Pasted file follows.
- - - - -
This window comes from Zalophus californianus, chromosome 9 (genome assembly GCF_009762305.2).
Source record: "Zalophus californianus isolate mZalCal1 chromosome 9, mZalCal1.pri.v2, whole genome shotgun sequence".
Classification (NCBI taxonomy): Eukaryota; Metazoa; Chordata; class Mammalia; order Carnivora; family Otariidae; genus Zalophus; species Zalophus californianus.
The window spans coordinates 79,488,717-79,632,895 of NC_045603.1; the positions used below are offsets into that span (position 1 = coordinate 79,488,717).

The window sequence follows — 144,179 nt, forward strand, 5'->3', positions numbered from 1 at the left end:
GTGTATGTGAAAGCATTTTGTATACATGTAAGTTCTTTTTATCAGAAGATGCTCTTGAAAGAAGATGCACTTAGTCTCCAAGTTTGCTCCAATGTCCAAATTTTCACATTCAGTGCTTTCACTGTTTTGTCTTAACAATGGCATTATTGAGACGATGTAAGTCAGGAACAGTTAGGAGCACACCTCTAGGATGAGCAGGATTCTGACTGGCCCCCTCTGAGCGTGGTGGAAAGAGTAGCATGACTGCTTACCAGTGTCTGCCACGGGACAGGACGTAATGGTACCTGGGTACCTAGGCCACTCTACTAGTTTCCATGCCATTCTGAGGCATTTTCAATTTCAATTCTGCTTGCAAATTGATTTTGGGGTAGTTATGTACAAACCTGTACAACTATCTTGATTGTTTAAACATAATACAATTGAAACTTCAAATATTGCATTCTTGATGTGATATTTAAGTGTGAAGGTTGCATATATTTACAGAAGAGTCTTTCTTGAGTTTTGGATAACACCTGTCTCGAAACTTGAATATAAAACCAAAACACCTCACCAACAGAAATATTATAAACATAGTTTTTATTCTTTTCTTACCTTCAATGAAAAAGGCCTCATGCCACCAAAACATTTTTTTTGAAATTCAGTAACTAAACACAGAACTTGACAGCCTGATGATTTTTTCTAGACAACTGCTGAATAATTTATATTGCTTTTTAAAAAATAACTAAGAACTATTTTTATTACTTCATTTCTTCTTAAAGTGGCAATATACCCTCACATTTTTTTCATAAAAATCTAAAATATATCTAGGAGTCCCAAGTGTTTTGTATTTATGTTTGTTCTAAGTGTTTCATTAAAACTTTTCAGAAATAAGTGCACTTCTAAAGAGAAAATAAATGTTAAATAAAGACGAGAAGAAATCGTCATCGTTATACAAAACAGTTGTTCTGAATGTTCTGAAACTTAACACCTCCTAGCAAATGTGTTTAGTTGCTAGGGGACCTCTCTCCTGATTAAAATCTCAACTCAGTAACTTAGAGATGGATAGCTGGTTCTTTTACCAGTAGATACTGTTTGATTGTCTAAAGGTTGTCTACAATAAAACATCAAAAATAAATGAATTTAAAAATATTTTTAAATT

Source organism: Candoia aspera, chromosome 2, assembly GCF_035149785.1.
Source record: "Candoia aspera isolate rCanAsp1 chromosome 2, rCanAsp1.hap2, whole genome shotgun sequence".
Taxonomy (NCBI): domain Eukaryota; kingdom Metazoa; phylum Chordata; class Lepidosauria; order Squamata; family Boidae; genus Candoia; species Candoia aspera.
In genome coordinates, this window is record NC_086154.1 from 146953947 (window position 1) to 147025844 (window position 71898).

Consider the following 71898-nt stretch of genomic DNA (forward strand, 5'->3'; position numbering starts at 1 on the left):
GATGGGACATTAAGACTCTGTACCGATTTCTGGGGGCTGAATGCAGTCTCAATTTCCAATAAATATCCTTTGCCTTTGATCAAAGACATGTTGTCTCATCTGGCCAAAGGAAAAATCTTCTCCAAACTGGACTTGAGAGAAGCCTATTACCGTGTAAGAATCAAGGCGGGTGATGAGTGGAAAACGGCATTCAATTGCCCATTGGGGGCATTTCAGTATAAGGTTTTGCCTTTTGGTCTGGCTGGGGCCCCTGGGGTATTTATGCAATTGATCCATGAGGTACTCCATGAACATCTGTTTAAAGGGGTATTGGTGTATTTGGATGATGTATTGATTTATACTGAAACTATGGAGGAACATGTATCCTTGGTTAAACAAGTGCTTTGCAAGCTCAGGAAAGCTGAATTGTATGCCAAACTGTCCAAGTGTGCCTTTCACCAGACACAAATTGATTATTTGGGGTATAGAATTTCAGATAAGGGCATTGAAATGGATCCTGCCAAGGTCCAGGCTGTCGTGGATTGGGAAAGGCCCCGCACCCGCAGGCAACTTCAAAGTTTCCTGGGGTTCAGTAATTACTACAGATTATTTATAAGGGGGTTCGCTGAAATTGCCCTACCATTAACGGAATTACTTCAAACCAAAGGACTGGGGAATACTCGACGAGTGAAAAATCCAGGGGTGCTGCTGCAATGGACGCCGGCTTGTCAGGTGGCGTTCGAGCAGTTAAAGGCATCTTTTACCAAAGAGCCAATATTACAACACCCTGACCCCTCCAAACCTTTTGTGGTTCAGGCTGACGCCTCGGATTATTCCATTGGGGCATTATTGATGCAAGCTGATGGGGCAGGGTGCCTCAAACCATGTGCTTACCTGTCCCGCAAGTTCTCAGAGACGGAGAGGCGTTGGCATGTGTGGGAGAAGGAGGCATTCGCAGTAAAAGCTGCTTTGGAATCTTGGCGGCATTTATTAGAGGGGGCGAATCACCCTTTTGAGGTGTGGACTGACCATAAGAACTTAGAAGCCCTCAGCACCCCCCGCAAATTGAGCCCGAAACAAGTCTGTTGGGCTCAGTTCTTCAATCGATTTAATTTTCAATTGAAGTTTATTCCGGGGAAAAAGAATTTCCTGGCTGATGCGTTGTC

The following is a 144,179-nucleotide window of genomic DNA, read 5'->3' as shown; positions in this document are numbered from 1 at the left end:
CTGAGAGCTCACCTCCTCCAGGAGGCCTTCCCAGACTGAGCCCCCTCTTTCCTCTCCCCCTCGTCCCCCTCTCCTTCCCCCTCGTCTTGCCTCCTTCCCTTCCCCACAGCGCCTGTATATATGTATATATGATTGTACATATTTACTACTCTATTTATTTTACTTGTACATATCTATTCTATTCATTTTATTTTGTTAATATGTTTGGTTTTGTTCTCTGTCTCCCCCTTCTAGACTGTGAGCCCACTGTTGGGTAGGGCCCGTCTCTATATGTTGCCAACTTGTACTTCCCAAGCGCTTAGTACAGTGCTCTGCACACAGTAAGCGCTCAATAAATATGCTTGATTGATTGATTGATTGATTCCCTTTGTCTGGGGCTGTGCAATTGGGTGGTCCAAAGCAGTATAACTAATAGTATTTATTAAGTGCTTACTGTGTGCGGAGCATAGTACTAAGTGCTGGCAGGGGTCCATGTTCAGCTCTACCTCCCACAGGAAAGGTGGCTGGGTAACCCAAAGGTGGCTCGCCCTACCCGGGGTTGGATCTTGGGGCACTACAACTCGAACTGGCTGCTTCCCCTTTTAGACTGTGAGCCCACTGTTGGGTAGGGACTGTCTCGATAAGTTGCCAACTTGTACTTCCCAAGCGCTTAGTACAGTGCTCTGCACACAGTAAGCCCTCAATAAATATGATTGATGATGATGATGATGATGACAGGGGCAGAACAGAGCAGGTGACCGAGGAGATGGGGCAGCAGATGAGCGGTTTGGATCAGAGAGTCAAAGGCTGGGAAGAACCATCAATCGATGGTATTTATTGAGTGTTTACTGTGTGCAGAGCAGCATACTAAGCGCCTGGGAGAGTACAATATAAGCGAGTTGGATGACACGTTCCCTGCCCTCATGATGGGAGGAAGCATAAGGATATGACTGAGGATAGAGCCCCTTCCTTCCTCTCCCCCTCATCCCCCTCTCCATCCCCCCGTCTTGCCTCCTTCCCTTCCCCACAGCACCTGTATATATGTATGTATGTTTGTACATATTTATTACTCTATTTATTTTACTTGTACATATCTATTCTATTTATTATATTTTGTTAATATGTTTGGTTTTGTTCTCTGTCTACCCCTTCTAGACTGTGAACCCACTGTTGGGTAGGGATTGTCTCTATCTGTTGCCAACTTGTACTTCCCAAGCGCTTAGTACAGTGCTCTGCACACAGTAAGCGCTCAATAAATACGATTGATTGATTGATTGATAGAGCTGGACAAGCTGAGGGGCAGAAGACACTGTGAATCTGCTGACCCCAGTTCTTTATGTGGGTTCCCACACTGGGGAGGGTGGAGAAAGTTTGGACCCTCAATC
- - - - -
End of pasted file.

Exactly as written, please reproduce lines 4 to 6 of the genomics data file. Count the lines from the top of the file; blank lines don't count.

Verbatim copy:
The window spans coordinates 79,488,717-79,632,895 of NC_045603.1; the positions used below are offsets into that span (position 1 = coordinate 79,488,717).

The window sequence follows — 144,179 nt, forward strand, 5'->3', positions numbered from 1 at the left end:
GTGTATGTGAAAGCATTTTGTATACATGTAAGTTCTTTTTATCAGAAGATGCTCTTGAAAGAAGATGCACTTAGTCTCCAAGTTTGCTCCAATGTCCAAATTTTCACATTCAGTGCTTTCACTGTTTTGTCTTAACAATGGCATTATTGAGACGATGTAAGTCAGGAACAGTTAGGAGCACACCTCTAGGATGAGCAGGATTCTGACTGGCCCCCTCTGAGCGTGGTGGAAAGAGTAGCATGACTGCTTACCAGTGTCTGCCACGGGACAGGACGTAATGGTACCTGGGTACCTAGGCCACTCTACTAGTTTCCATGCCATTCTGAGGCATTTTCAATTTCAATTCTGCTTGCAAATTGATTTTGGGGTAGTTATGTACAAACCTGTACAACTATCTTGATTGTTTAAACATAATACAATTGAAACTTCAAATATTGCATTCTTGATGTGATATTTAAGTGTGAAGGTTGCATATATTTACAGAAGAGTCTTTCTTGAGTTTTGGATAACACCTGTCTCGAAACTTGAATATAAAACCAAAACACCTCACCAACAGAAATATTATAAACATAGTTTTTATTCTTTTCTTACCTTCAATGAAAAAGGCCTCATGCCACCAAAACATTTTTTTTGAAATTCAGTAACTAAACACAGAACTTGACAGCCTGATGATTTTTTCTAGACAACTGCTGAATAATTTATATTGCTTTTTAAAAAATAACTAAGAACTATTTTTATTACTTCATTTCTTCTTAAAGTGGCAATATACCCTCACATTTTTTTCATAAAAATCTAAAATATATCTAGGAGTCCCAAGTGTTTTGTATTTATGTTTGTTCTAAGTGTTTCATTAAAACTTTTCAGAAATAAGTGCACTTCTAAAGAGAAAATAAATGTTAAATAAAGACGAGAAGAAATCGTCATCGTTATACAAAACAGTTGTTCTGAATGTTCTGAAACTTAACACCTCCTAGCAAATGTGTTTAGTTGCTAGGGGACCTCTCTCCTGATTAAAATCTCAACTCAGTAACTTAGAGATGGATAGCTGGTTCTTTTACCAGTAGATACTGTTTGATTGTCTAAAGGTTGTCTACAATAAAACATCAAAAATAAATGAATTTAAAAATATTTTTAAATT